8 February 2022

A thin surface on the phone instead of four lenses. Metasurface will help us analyse our lunches one day

Scholarship Brno Ph.D. Talent will be granted to Peter Kepič for three years | Autor: Jan Prokopius

Not many people have probably heard the word metasurface. Yet we may soon start to encounter it on our mobile phones or in virtual glasses. Thanks to carefully designed nanostructures, it should be possible to shrink devices even further as their optical components will be removed. This is exactly what doctoral student Peter Kepič from CEITEC (Central European Institute of Technology) BUT (Brno University of Technology), who recently won a scholarship Brno Ph.D. Talent, is working on.

“Now there are often four lenses in a mobile phone, which allow it to make the best photos. Thanks to metasurfaces, all lenses could be replaced by an easily applicable thin surface, making the phone itself even thinner,” says Peter Kepič, a first-year doctoral student, describing one of the practical applications. Artificial nanostructures can be applied on a material and then change its properties or function. For example, when a surface is heated or charged with electricity, its optical properties begin to change. Such surface is called a metasurface and its advantage is that, unlike a conventional lens, it does not have to move back and forth to adjust, for example, the depth of field.

In addition to mobile phones, the layer finds potential application in virtual reality glasses, which today have a significant thickness not only because of the lenses and other optical components. “Nanostructures have the ability to incorporate all properties of the individual components and just apply them to a thin surface, so we are going from a bulky helmet to really thin glasses,” Kepič hints at future developments. However, the list of practical applications of metasurfaces does not end here.

Metasurfaces not only enable scaling down technologies, but can simply put, replace the function of a small spectrometer. Using just a laser beam, it will be possible to obtain a basic chemical analysis of the targeted object, which will help, for example, with the analysis of the quality and composition of food. “We can detect potentially harmful or toxic materials, so medicine and some very simple diagnostics are other fields of possible application. Although it is still a distant future, this technology will make it possible,” explains Kepič, who moved to CEITEC BUT after graduating from the FME (Faculty of Mechanical Engineering). It was here when he met his supervisor Tomáš Šikola, who now supervises him in the group for Preparation and Characterisation of Nanostructures.

Using just a laser beam, it will be possible to obtain a basic chemical analysis of the targeted object, which will help, for example, with the analysis of the quality and composition of food.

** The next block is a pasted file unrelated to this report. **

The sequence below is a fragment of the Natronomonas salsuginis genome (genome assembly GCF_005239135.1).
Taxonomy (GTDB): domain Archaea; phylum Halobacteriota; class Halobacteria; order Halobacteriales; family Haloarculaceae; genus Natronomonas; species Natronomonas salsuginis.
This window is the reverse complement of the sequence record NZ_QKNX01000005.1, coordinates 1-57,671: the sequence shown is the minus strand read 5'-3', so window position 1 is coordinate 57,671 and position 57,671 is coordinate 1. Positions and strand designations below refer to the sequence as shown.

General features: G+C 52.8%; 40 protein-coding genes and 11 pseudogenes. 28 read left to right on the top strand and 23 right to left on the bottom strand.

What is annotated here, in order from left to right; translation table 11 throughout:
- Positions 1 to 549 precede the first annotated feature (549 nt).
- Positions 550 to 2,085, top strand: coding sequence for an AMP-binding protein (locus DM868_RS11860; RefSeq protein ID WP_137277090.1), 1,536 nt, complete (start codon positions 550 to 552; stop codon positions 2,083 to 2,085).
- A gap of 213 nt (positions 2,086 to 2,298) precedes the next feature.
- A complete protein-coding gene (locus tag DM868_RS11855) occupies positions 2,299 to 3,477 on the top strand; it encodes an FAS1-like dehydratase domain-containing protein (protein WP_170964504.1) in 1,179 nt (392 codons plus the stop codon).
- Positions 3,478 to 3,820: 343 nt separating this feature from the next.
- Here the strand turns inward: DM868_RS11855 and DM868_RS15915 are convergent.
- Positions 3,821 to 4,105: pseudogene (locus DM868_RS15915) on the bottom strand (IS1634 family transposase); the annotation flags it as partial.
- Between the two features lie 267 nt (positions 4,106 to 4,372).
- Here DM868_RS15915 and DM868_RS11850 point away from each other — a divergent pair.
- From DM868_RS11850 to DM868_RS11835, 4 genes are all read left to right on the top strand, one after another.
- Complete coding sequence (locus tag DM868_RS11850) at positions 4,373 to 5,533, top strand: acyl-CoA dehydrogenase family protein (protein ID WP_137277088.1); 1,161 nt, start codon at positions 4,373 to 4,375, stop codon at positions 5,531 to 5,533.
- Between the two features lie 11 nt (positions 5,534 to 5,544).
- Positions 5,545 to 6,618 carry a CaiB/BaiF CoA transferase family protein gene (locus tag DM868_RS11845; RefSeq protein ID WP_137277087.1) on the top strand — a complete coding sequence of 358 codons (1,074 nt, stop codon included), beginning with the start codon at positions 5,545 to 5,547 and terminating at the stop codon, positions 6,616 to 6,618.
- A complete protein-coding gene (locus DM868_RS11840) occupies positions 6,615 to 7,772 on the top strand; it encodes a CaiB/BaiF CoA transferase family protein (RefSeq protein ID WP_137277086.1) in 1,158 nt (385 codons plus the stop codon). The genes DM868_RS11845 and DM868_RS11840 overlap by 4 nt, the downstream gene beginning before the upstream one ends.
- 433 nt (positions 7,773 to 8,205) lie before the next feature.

“During my studies at FME, I had already done some research at CEITEC, so I was familiar with the environment, the people and the way things worked here. However, I have been studying even before that and graduated in mathematics and physics in Bratislava before coming to Brno,” says the award-winning doctoral student on his career in research. Even though, as he says, he set an ambitious goal for himself in the Brno Ph.D. Talent competition; now, he can work on it for three years under the scholarship and he believes that his goal is achievable in that time.

“We all know what happens in the process of making chips and processors, how they keep getting smaller. Metasurfaces represent the next step on the road to removing conventional optical components and turning them into a thin surface. Artificially created nanostructures can be found in lenses, polarisers or holograms. So they have a wide range of applications,” adds Kepič. Another area where his research may one day help is quantum computers, as they involve a variety of optical components. “Their removal will lead to a radical reduction in the size of devices and technologies, and the end user may not even be able to see them anymore,” Kepič says.

Although nanostructures may be almost invisible, they can bring about major changes in our lives. Peter Kepič’s wife saw this when the scientist proposed to her by inscribing his proposal in a nanostructure thousands of times smaller than the thickness of a human hair, and then waited anxiously for his future wife to discover the inscription with an electron microscope. “I kept this particular sample as a souvenir,” concludes the talented young scientist with a smile.

Artificial nanostructures can once again shrink the available technology  | Autor: Jan Prokopius
Peter Kepič graduated in mathematics and physics in Bratislava and at FME in Brno.  Nowadays, he does research at CEITEC BUT  | Autor: Jan Prokopius
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